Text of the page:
Tuesday, April 15, 2014

sticking with a journal





Do you ever struggle with “let’s hurry up and fill up this journal so I can start a new one” syndrome? I certainly I do at times. My journaling trunk is a testimony to this; I think I have close to ten journals that are only partially filled. The reasons are various—the journal was too thick, the paper was too thin, it was lined/unlined (depending on my mood that affects me), it was too small, too big, the pages were white, and on it goes. 


I haven’t discarded a journal halfway through for about a year now. Part of this, I think, is because I have finally found what works for me as far as the actual journal is concerned—I need a semi-thick book with cream pages, it must have lines (although depending on the journal I can get away with an unlined one), and it should be around 5x7. If you struggle with discarded journals, take a look at the ones you’ve abandoned and see what they have in common. Take note of the journals you have finished and see what they have in common. You might discover something. 


Sometimes rushing through a journal just comes from having a short attention span (I know it does for me a lot of the time). If this describes you, perhaps it would be helpful to live in the moment and approach your current journal with slowness and simplicity, appreciating the blank page in front of you and just working to fill it with something meaningful, instead of looking ahead. I know this has worked for me many times.


Also, the realization that journaling is a journey, and not a destination. When I had only three or four filled journals to my name, I would wish and wish that I had more. But you can’t have more unless you give focus and attention to each journal, instead of discarding it or rushing to fill it!


These are just some things I've learned over the years of journaling. Perhaps they may be helpful in your journaling journey. Do you have  any thoughts to add?

6 comments :

  1. I haven't filled any of mine completely (though one is very close!). I ended up using certain ones for certain "big" years, like one for the year I was 13, and one for the year I was 16, so that's part of the reason. I guess since I can look back through them and see how much I "grew."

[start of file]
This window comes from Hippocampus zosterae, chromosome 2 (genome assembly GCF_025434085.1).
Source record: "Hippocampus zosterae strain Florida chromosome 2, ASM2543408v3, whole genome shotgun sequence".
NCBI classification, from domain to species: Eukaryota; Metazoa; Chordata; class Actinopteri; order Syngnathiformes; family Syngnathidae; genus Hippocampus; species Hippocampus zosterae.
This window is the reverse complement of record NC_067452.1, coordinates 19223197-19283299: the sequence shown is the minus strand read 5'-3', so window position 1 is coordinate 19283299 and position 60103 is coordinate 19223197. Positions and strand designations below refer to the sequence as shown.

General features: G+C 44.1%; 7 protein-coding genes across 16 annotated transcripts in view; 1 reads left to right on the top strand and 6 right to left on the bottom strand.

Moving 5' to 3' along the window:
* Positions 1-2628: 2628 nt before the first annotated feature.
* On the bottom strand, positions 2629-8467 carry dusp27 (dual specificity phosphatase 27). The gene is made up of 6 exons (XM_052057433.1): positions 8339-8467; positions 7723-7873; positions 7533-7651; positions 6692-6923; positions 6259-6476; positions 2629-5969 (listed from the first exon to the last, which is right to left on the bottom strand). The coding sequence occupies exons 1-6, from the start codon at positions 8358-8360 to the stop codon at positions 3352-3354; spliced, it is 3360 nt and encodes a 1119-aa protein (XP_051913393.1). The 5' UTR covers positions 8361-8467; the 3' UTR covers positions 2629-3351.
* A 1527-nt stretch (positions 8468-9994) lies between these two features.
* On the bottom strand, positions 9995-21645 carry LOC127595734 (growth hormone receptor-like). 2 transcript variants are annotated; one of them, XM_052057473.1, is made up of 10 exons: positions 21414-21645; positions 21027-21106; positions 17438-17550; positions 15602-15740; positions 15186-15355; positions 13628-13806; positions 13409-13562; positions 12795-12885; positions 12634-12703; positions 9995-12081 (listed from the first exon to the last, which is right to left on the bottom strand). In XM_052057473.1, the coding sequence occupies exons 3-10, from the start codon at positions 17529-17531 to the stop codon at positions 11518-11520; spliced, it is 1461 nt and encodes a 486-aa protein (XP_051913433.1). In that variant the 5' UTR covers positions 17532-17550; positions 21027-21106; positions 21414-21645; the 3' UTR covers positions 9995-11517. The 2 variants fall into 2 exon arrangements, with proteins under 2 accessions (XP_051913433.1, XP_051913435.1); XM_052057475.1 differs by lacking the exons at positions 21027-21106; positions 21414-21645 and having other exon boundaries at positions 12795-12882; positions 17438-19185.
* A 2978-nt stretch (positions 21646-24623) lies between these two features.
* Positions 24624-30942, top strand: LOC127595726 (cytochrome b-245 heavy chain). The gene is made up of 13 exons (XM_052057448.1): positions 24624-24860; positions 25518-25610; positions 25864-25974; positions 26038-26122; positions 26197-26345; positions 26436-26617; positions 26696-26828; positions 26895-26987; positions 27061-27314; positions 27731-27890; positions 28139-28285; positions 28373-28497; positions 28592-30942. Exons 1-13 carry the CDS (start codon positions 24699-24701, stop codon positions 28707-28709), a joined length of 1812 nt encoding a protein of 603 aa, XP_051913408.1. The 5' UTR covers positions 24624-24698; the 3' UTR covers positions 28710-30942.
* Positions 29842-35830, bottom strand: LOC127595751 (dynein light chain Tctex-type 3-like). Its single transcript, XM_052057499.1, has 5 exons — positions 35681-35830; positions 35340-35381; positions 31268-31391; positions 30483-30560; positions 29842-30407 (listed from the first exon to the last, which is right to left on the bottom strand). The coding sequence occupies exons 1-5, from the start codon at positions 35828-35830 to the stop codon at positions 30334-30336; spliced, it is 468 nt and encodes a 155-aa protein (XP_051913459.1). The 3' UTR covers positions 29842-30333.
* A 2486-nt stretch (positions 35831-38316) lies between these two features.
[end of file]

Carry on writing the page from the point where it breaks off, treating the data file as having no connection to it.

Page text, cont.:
It's kind of funny, because whenever I start a new one I'm like: "I want to use all the pages!" But I haven't yet, so....

    Maybe eventually. :)

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  2. I only have one journal I didn't fill completely. I always felt really bad about not finishing it, but now that I read that other people have the same problem, I feel better. Thanks for that ;)
    It happened a few times, that I disliked a journal. But I worked my way through, trying to make the best out of it. Sometimes by decorating it, etc. Sometims it didn't help at all and was really relieved when I finally reached the last page, but sometimes I changed my mind about the journal it was almost a sad moment when I finished it.
    Do you know that feeling? When you fall in love with your journal so much, you never want to reach the last page?

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  3. I had troubles keeping up journaling in 2012 and 2013 (I only filled one journal). It didn't work for me.
    But now I'm back to journaling regularly :)

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  4. I have 7 that I've "finished" so far.

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  5. I've been journaling since I was four and could write (back then, it was a sentence and a picture of my day :D) I used to write in composition notebooks. Now I have finished 4 daily journals (And I'm not even thirteen). I already know what journal I like- a smaller sized spiral notebook, but not pocket sized. I have tried binded, and large, but I find it harder to maintain a continuous journal with those notebooks.
    I've tried to art journal regularly, but it doesn't work as well.

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    Replies
    1. That's so awesome you've been journaling since you were four! And it's even better you've found what notebook works for you at such a young age. I had so much trial and error with that. How long does it usually take you to finish a notebook?

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